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For first time since season-ending injury, D-backs’ Cody Ross returns to Chase Field

Cody Ross stumbled and fell and grimaced and rode off on a medical cart August 11.

That was the last we had heard of him until Saturday, when he hobbled into Chase Field to support his teammates with the support of aluminum crutches.

Ross, 32, suffered a broken and dislocated hip in the aforementioned episode, ruling him out for the rest of the season, offseason and into mid-spring training, he says.

For the first time since the doleful injury, the outfielder spoke with the media prior to Saturday’s game versus the San Francisco Giants.

“It’s obviously nice to be back and see the guys, coaches, trainers, everybody,” Ross said at the beginning of the press conference. “It seems like a long time since I’ve been here, going on three weeks now.”

Given the circumstances of his departure, it has indeed seemed like a long time. Ross practically vanished from the Diamondbacks, being rushed to the hospital following the freak accident.

After hitting a one-hop groundball to third base, Ross ran down the first base line that Sunday at Chase Field against the New York Mets. Having hit the ball so quickly into the glove of opposing third baseman David Wright, Ross knew he’d be out by a good measure so, as he approached the first base bag, he began to slow his pace.

“He threw me out by 20 feet,” he recalled. “And I’m running down to first base and I know I’m out and so I started to shut it down and I think right before the bag, my cleat caught and when that happened I started to fall forward and instead of rolling, the bag was right in front of me, so I tried to catch myself.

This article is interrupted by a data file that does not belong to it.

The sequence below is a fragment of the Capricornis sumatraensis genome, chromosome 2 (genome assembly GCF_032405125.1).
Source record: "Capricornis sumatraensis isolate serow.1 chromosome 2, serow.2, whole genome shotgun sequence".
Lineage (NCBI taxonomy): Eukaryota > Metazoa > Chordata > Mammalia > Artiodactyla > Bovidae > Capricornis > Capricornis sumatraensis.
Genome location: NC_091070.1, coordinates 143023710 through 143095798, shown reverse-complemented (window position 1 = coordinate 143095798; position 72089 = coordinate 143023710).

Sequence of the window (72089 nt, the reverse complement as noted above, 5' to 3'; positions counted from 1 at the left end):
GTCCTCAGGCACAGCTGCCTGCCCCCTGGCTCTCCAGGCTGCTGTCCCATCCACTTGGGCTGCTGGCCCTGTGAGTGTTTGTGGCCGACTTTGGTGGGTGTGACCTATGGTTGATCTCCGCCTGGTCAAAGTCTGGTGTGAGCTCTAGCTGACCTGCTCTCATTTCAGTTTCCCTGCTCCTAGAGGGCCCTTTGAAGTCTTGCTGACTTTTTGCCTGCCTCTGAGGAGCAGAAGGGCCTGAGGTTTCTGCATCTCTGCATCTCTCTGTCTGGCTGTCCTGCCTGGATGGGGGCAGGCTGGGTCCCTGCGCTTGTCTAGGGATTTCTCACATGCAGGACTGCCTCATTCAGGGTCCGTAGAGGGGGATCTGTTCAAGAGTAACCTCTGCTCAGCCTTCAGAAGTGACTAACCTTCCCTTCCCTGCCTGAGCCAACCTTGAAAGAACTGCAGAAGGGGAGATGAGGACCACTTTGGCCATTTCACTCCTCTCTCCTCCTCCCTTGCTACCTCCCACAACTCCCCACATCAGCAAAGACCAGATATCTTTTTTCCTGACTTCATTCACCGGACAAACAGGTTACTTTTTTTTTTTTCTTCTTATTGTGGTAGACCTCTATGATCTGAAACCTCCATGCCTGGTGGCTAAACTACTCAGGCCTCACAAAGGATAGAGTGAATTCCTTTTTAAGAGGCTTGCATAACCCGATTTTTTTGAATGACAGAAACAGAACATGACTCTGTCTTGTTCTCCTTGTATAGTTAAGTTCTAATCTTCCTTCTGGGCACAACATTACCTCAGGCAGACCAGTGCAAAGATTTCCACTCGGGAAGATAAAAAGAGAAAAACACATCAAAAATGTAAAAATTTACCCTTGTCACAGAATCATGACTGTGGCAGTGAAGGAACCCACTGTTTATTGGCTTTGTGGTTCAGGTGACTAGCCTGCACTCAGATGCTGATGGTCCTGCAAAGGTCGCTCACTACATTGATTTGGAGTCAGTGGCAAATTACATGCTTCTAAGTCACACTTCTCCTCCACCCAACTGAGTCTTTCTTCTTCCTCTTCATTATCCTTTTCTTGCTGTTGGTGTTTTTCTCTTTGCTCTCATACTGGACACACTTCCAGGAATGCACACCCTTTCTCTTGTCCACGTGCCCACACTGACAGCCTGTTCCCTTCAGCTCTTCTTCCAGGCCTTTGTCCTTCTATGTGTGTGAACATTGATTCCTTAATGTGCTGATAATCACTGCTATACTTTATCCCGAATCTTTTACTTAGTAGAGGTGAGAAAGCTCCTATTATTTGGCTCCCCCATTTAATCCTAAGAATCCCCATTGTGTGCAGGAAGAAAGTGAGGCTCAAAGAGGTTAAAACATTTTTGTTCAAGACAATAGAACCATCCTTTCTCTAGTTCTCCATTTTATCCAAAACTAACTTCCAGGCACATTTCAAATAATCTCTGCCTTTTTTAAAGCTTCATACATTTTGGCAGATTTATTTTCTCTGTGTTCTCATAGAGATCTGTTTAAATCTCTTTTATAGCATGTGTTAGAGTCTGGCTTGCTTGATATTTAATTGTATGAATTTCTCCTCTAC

“So I put my foot out and my leg just hyperextended.”
Then, in an instant, three things happened to Ross.

The hyperextension caused a force to rush from his caught foot, through his knee and into his hip.

His hip socket popped out of place and a piece of the wall of his hip broke off.

“All the force came out of my hip,” he said.

And he knew right away what happened.

“As soon as I hit, (Mets’ first baseman) Ike Davis and (Diamondbacks first base coach) Steve Sax were right there and they asked if I was alright,” said Ross. “And I was like, ‘No, I think I broke my hip,’ I said. And that was the first thing that came out of my mouth.”

“Sure enough, that’s what happened.”

Now, Ross is less than a month into a three-month period in which doctors have ordered he bear no weight on his lower body — thus, the crutches.

“After the three months, I can start putting weight on my leg and start slowly getting back into the walk,” Ross explained of his rehabilitation process. “Then slowly back into the jog and the running and then (doctors) said I could hopefully be back by spring training.”

Ross, a 10-year veteran, was hitting .278 with eight home runs and 38 RBI in 94 games with the Diamondbacks prior to the injury.